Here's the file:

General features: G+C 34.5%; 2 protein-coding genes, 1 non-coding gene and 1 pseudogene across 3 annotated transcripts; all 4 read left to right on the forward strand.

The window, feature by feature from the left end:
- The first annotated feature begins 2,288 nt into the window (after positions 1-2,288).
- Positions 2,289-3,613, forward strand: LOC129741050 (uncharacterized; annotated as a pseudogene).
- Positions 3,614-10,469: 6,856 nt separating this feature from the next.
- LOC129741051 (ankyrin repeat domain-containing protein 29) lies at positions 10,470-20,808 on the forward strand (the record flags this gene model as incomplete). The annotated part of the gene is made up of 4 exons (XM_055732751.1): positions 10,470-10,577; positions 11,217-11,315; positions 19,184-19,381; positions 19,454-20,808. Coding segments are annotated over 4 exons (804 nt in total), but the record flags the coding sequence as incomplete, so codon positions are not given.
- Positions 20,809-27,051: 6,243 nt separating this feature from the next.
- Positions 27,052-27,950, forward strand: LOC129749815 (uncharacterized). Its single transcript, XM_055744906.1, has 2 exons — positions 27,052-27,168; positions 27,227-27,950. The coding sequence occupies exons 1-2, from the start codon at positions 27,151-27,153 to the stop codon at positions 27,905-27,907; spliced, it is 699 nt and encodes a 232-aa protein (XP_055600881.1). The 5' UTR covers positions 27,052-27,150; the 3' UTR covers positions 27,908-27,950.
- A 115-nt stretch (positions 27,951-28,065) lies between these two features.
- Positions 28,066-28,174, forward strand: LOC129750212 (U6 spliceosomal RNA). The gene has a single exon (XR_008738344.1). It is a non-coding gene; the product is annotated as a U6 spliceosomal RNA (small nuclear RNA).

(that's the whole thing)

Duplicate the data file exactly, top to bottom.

General features: G+C 34.5%; 2 protein-coding genes, 1 non-coding gene and 1 pseudogene across 3 annotated transcripts; all 4 read left to right on the forward strand.

The window, feature by feature from the left end:
- The first annotated feature begins 2,288 nt into the window (after positions 1-2,288).
- Positions 2,289-3,613, forward strand: LOC129741050 (uncharacterized; annotated as a pseudogene).
- Positions 3,614-10,469: 6,856 nt separating this feature from the next.
- LOC129741051 (ankyrin repeat domain-containing protein 29) lies at positions 10,470-20,808 on the forward strand (the record flags this gene model as incomplete). The annotated part of the gene is made up of 4 exons (XM_055732751.1): positions 10,470-10,577; positions 11,217-11,315; positions 19,184-19,381; positions 19,454-20,808. Coding segments are annotated over 4 exons (804 nt in total), but the record flags the coding sequence as incomplete, so codon positions are not given.
- Positions 20,809-27,051: 6,243 nt separating this feature from the next.
- Positions 27,052-27,950, forward strand: LOC129749815 (uncharacterized). Its single transcript, XM_055744906.1, has 2 exons — positions 27,052-27,168; positions 27,227-27,950. The coding sequence occupies exons 1-2, from the start codon at positions 27,151-27,153 to the stop codon at positions 27,905-27,907; spliced, it is 699 nt and encodes a 232-aa protein (XP_055600881.1). The 5' UTR covers positions 27,052-27,150; the 3' UTR covers positions 27,908-27,950.
- A 115-nt stretch (positions 27,951-28,065) lies between these two features.
- Positions 28,066-28,174, forward strand: LOC129750212 (U6 spliceosomal RNA). The gene has a single exon (XR_008738344.1). It is a non-coding gene; the product is annotated as a U6 spliceosomal RNA (small nuclear RNA).